Figure 7. The effect of CytB treatment during the 1-cell stage on the larval morphogenesis. Preparation name of each egg is indicated on the top. Embryos were fixed at 20 h postfertilization. (a) The embryo treated with DMSO during 1-cell stage as a normal control exhibited tadpole shape, which has trunk and tail representing anterior (Ant)–posterior (Pos) axis. In addition, two pigment spots (otolith and ocellus) were developed. (be,b′e′) The CytB-treated embryos represented various abnormal morphologies. They were categorized into two types. In one type, trunk and tail could be distinguished, suggesting the establishment of anterior–posterior axis. In some cases, otolith-like pigment granules could be observed (b,e). In the other type, embryos became cell aggregates and had no anteroposterior axis. Although they seemed to have tunic on their surface, no other obvious tissue differentiation could be observed (b′e′). The number of embryos represented by the image over the number of embryos examined is indicated at the right corner. Scale bars: 50 µm.
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Goto, T.; Torii, S.; Kondo, A.; Kanda, K.; Kawakami, J.; Kataoka, Y.; Nishikata, T. Actin Filament in the First Cell Cycle Contributes to the Determination of the Anteroposterior Axis in Ascidian Development. J. Dev. Biol. 2022, 10, 10. https://doi.org/10.3390/jdb10010010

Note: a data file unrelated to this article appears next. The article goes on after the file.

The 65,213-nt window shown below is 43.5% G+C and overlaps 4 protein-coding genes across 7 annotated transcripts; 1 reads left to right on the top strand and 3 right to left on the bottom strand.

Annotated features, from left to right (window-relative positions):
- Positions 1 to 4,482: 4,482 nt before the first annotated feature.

AMA Style

Goto T, Torii S, Kondo A, Kanda K, Kawakami J, Kataoka Y, Nishikata T. Actin Filament in the First Cell Cycle Contributes to the Determination of the Anteroposterior Axis in Ascidian Development. Journal of Developmental Biology. 2022; 10(1):10. https://doi.org/10.3390/jdb10010010

Chicago/Turabian Style

Goto, Toshiyuki, Shuhei Torii, Aoi Kondo, Kazumasa Kanda, Junji Kawakami, Yosky Kataoka, and Takahito Nishikata. 2022. "Actin Filament in the First Cell Cycle Contributes to the Determination of the Anteroposterior Axis in Ascidian Development" Journal of Developmental Biology 10, no. 1: 10. https://doi.org/10.3390/jdb10010010